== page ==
This is a Third Rail Matter, and I understand that as I write this.
The retirement programs that Palo Alto and most other local government entities in California are actuarily unsustainable.
Game theory explains this quite well, and over the last 40 years, the benefits and other compensation very fine municipal employees have received was based on keeping competetive with alternative employers for those they represented, less on accounting for the imperatives in the community they worked for at any present time.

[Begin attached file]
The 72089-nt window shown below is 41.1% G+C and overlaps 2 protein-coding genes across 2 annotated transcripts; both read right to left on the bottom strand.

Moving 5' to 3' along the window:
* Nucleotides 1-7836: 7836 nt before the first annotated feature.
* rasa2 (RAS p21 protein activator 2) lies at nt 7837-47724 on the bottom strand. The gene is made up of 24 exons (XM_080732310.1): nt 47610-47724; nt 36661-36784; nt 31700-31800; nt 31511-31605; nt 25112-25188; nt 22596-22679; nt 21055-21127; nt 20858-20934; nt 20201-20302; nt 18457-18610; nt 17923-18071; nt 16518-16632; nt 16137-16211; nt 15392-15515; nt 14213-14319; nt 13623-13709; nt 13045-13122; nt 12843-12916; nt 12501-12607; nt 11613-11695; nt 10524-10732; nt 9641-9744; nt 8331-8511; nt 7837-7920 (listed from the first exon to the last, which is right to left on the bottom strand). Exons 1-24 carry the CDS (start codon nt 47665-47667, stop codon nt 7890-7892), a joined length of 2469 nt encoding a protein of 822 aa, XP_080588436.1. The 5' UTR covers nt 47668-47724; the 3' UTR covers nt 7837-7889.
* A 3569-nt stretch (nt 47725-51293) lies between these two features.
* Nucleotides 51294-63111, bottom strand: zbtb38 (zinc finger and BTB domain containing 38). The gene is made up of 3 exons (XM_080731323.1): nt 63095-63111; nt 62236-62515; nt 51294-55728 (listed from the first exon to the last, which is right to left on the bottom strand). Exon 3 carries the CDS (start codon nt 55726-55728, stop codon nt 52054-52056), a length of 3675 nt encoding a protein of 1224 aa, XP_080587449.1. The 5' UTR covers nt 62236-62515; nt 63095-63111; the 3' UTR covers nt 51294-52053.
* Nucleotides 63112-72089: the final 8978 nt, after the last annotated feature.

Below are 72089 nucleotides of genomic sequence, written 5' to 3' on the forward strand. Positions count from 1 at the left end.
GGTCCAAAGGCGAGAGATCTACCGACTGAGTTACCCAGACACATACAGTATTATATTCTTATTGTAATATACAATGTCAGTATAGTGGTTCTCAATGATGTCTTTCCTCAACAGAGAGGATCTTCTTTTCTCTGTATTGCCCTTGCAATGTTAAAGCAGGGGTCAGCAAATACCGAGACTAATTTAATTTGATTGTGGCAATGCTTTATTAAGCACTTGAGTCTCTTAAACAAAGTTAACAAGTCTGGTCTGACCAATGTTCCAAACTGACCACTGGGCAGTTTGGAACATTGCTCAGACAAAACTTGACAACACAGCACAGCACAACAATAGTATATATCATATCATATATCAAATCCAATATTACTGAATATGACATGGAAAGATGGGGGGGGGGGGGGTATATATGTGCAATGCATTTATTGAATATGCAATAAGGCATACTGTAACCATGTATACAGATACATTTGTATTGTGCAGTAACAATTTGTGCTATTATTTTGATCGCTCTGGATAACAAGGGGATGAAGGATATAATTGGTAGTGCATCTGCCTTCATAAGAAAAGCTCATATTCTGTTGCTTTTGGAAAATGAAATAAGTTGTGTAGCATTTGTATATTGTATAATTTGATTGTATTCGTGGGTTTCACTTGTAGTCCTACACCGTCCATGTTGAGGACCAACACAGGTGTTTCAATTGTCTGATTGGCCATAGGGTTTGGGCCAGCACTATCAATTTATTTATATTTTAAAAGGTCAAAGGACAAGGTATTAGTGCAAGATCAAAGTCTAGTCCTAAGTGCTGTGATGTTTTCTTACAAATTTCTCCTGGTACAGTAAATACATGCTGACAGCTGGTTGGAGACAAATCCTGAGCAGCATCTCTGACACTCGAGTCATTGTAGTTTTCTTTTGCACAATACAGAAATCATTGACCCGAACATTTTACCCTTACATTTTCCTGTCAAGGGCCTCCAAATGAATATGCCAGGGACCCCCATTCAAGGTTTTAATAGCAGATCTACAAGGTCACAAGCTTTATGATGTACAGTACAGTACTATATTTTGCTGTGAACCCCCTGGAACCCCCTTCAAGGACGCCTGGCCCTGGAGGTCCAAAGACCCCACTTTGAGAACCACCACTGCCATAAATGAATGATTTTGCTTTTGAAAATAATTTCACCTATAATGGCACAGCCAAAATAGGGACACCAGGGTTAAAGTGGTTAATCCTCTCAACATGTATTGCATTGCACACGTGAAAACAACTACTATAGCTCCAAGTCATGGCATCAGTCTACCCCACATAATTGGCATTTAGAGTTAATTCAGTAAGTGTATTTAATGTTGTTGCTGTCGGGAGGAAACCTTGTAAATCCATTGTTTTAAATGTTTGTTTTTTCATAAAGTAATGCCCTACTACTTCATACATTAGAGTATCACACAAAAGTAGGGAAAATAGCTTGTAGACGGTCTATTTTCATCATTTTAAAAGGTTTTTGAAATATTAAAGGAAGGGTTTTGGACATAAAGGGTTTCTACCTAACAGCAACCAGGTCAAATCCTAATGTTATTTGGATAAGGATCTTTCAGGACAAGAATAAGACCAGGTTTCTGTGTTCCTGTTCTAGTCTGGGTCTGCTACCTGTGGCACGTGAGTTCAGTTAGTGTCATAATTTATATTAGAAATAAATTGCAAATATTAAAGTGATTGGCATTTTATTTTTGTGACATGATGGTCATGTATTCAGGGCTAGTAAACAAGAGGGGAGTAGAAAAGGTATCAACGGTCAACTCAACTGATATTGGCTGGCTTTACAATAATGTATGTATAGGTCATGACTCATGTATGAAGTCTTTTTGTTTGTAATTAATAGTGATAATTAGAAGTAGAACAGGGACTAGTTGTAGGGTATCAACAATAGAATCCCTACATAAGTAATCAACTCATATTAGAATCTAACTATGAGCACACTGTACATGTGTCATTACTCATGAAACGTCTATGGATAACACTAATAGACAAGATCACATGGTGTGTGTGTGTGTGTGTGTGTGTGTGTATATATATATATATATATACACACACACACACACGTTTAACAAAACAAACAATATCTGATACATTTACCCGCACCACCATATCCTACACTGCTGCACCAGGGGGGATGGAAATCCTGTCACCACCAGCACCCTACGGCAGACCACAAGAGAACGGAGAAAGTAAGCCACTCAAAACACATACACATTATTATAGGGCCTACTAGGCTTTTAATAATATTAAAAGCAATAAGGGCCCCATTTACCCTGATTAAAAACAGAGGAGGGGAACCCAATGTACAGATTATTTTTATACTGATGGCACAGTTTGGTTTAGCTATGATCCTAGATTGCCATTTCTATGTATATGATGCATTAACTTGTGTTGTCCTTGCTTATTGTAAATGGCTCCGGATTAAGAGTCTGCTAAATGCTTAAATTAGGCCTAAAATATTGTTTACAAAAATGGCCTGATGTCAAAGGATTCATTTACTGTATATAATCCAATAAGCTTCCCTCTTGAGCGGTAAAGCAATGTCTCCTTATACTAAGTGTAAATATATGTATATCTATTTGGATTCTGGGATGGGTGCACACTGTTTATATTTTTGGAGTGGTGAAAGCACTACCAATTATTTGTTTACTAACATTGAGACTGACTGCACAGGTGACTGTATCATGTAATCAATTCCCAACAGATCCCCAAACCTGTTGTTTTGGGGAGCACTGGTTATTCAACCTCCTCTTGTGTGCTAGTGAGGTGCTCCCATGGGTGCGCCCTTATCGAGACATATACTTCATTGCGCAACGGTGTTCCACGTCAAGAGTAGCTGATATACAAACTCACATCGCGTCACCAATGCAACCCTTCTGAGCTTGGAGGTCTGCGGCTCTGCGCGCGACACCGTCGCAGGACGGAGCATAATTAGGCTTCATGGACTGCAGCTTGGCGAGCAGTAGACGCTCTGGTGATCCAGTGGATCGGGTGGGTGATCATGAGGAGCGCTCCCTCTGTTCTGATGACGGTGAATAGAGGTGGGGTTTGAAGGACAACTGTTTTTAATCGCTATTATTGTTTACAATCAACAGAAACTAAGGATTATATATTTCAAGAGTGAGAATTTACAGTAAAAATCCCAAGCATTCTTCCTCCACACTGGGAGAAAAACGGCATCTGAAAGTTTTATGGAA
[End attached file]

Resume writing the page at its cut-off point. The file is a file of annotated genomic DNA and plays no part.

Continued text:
Have things wratcheted up too much?
This is also the model, at least theoretically, in the private sector. Although I perceive the private sector in these parts as being generous when they can be, they also are able to get out of obligations when it detracts from their ability to focus on their core values and mission.
Going forward, what is the right model for CPA employees that attract motivated and high caliber people, and account for the fact that we may need to offer a different compensation and benefits and retirement approach than has been the case in the last few decades?
I will not pass judgement on contracts Palo Alto has had in the past, but I will posit that now is the time to challenge everyone--voters, tax payers, City employees, City management, current City Council Members, and those who aspire to be on City Council.